Thursday, May 22, 2008

Unsound Decision

Today I got a call from a salesperson at the Lexus dealership; I had mentioned to him a while back that I had passed on the Lexus RX350, going with the Acura MDX instead, because they didn't have a model on the lot that included the deluxe Mark Levinson sound system with DVD-Audio playback.

Well, he had one today--a 2009 model.

I dropped by after dinner and checked it out; there are some features in the RX350 that sound appealing, and I figured I'd take advantage of the chance to draw a legitimate comparison in the two vehicles' advanced sound systems. To prepare, I chose four discs: a DTS version of McCartney's Band on the Run (there's a remarkably clear acoustic guitar that rings amazingly clear on "Mamumia" and a resonating bass line in "Let Me Roll It" that's great for testing a surround system), a DVD-Audio of Seal's Greatest Hits ("Kiss from a Rose" and "Fly Like an Eagle" have strong instrumental separation and some wonderful harmonics), a deluxe gold CD of Crosby Stills & Nash (the most un-murky version of this album thus far released, although all of them sound more muffled than they should), and a DVD video of "Mamumia" taken from McCartney's hits DVD.

There was no comparison.

The Acura has amazing presence, precise instrument placement, and distinctive, crisp sound from each speaker; the instruments differentiate themselves just like they would if you were surrounded by the musicians.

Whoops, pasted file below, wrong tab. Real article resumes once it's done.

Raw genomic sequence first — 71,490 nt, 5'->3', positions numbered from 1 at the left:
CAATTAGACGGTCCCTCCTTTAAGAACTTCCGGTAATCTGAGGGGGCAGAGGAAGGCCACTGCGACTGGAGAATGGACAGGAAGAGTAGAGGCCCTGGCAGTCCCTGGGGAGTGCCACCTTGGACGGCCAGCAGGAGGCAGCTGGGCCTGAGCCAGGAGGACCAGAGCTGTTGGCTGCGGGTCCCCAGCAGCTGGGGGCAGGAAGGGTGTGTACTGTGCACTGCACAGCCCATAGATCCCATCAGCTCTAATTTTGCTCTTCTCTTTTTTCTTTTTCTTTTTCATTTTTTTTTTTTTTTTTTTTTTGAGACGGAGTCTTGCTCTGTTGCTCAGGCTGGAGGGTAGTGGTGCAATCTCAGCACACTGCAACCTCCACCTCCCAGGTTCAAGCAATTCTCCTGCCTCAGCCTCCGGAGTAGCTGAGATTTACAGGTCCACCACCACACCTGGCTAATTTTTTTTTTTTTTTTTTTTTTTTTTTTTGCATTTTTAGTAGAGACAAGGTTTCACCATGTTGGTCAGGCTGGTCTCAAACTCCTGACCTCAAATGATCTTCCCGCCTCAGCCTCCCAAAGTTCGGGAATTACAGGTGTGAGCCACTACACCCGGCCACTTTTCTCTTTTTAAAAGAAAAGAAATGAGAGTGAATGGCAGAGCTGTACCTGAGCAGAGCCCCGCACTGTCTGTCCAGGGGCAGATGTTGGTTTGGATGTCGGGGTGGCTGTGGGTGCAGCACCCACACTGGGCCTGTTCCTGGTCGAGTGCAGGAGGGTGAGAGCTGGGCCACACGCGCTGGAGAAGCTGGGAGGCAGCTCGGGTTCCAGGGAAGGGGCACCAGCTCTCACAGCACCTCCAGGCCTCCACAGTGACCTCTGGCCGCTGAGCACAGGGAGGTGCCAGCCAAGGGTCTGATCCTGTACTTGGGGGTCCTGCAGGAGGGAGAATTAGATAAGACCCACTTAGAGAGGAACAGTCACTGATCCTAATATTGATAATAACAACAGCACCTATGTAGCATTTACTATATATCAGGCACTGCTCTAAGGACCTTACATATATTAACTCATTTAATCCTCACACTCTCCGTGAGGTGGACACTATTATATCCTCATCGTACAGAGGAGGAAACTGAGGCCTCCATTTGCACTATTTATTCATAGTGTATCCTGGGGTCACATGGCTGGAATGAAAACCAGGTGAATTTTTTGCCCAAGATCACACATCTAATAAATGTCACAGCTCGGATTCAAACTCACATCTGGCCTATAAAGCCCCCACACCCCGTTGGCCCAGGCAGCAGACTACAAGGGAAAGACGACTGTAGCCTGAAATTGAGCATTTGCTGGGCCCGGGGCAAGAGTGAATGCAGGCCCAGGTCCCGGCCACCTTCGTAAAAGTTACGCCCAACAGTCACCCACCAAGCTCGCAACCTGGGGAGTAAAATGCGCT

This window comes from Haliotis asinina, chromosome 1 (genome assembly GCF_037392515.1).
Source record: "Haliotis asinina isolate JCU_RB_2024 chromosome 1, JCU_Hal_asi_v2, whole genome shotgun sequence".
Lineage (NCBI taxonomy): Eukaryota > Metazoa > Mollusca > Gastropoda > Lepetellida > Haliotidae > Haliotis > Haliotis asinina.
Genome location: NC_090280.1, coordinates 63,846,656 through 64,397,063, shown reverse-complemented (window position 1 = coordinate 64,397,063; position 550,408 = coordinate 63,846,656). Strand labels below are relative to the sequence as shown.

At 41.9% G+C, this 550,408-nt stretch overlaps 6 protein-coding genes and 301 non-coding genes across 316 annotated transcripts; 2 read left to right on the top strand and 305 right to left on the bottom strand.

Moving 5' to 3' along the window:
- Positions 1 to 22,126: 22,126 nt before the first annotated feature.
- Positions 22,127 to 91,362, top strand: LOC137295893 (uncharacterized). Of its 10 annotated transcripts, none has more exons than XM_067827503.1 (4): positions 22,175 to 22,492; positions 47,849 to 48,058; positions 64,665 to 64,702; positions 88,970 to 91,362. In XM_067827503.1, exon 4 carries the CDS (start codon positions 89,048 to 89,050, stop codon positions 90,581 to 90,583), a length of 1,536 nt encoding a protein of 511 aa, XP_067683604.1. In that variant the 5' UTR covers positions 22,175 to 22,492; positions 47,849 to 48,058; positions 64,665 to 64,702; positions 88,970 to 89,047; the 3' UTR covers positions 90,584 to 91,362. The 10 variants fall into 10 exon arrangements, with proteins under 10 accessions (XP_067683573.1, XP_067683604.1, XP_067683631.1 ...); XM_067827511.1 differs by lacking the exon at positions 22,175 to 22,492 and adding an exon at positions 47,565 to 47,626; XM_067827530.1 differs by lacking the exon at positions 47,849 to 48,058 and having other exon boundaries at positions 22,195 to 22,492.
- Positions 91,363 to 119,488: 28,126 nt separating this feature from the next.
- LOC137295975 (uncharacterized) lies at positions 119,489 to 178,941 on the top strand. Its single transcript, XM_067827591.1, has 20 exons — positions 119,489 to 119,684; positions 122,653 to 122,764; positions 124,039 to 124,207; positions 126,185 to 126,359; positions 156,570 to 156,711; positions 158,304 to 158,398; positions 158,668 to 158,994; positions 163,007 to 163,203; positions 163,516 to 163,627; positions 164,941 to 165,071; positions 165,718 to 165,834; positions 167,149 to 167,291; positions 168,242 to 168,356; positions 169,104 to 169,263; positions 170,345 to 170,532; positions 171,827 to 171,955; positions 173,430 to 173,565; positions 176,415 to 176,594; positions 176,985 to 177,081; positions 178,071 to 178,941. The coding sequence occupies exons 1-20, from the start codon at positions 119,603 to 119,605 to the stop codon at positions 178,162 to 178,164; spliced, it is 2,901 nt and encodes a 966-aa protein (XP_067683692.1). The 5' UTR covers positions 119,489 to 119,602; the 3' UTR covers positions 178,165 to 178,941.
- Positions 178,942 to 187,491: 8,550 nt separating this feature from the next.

The Lexus? Mush. There was a lot of sound coming from all directions, but there was no distinctive placement, no defined separation of sound. It was just a swirling miasma of noise that actually detracted from the music. The best results came from the Seal DVD-Audio, but even it lacked the clear precision of the same disc in the Acura.

The DTS McCartney disc was a disaster. The Lexus read it only as a CD, and it reproduced it only in two-channel sound with no distinct rear channels at all.

The CD? Muffled and boomy, no matter how I rebalanced the bass, treble, and midrange.

The DVD-Video? The sound wasn't too bad, but it still lacked the ringing highs of a well recorded acoustic guitar. (One advantage to the Lexus: its six-disc changer plays back DVD-Video as well as DVD-Audio, while Acura continues to foolishly disable the audio tracks from a DVD-Video in their six-disc changer; I have to use the separate DVD-Video player for the rear entertainment system in order to get the 5.1 surround to work. It's functional, but it would be nice to not have to change players and settings to hear a DVD-V's sound track.)

I guess it was good news, all considered. Now I don't have to pay $10k or so to upgrade the Acura.

And I know that I still have the best rolling sound system possible for surround playback, and that makes me appreciate the MDX all the more.

There's no comparsion.

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